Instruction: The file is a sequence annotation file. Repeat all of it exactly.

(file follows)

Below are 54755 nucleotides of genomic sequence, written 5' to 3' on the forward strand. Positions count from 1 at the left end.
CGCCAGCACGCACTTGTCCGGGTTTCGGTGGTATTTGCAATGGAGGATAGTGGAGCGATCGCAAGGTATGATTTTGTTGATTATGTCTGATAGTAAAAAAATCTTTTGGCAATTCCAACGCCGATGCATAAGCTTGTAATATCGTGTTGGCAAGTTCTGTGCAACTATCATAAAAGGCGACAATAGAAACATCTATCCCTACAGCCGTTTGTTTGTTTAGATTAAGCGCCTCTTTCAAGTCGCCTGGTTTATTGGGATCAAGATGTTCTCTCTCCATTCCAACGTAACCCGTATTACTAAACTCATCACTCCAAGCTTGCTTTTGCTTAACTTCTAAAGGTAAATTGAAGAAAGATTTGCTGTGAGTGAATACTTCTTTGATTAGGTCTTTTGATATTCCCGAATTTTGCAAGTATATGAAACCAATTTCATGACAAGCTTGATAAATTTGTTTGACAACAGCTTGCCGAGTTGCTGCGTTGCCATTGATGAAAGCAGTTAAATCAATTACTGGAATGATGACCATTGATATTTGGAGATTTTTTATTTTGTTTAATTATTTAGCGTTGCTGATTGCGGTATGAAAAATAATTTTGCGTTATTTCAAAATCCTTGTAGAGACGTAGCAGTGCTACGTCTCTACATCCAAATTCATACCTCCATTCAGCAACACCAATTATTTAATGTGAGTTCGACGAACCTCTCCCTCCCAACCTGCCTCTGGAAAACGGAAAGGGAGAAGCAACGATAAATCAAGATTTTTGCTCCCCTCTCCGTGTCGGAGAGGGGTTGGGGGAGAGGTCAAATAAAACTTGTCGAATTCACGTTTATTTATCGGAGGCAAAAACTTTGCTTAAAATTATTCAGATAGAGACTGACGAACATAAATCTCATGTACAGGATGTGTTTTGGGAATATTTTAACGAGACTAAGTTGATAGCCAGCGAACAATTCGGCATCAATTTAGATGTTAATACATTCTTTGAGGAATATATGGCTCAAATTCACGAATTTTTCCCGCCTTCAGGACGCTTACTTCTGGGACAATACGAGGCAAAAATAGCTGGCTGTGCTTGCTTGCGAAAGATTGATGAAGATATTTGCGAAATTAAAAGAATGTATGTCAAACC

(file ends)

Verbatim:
Below are 54755 nucleotides of genomic sequence, written 5' to 3' on the forward strand. Positions count from 1 at the left end.
CGCCAGCACGCACTTGTCCGGGTTTCGGTGGTATTTGCAATGGAGGATAGTGGAGCGATCGCAAGGTATGATTTTGTTGATTATGTCTGATAGTAAAAAAATCTTTTGGCAATTCCAACGCCGATGCATAAGCTTGTAATATCGTGTTGGCAAGTTCTGTGCAACTATCATAAAAGGCGACAATAGAAACATCTATCCCTACAGCCGTTTGTTTGTTTAGATTAAGCGCCTCTTTCAAGTCGCCTGGTTTATTGGGATCAAGATGTTCTCTCTCCATTCCAACGTAACCCGTATTACTAAACTCATCACTCCAAGCTTGCTTTTGCTTAACTTCTAAAGGTAAATTGAAGAAAGATTTGCTGTGAGTGAATACTTCTTTGATTAGGTCTTTTGATATTCCCGAATTTTGCAAGTATATGAAACCAATTTCATGACAAGCTTGATAAATTTGTTTGACAACAGCTTGCCGAGTTGCTGCGTTGCCATTGATGAAAGCAGTTAAATCAATTACTGGAATGATGACCATTGATATTTGGAGATTTTTTATTTTGTTTAATTATTTAGCGTTGCTGATTGCGGTATGAAAAATAATTTTGCGTTATTTCAAAATCCTTGTAGAGACGTAGCAGTGCTACGTCTCTACATCCAAATTCATACCTCCATTCAGCAACACCAATTATTTAATGTGAGTTCGACGAACCTCTCCCTCCCAACCTGCCTCTGGAAAACGGAAAGGGAGAAGCAACGATAAATCAAGATTTTTGCTCCCCTCTCCGTGTCGGAGAGGGGTTGGGGGAGAGGTCAAATAAAACTTGTCGAATTCACGTTTATTTATCGGAGGCAAAAACTTTGCTTAAAATTATTCAGATAGAGACTGACGAACATAAATCTCATGTACAGGATGTGTTTTGGGAATATTTTAACGAGACTAAGTTGATAGCCAGCGAACAATTCGGCATCAATTTAGATGTTAATACATTCTTTGAGGAATATATGGCTCAAATTCACGAATTTTTCCCGCCTTCAGGACGCTTACTTCTGGGACAATACGAGGCAAAAATAGCTGGCTGTGCTTGCTTGCGAAAGATTGATGAAGATATTTGCGAAATTAAAAGAATGTATGTCAAACC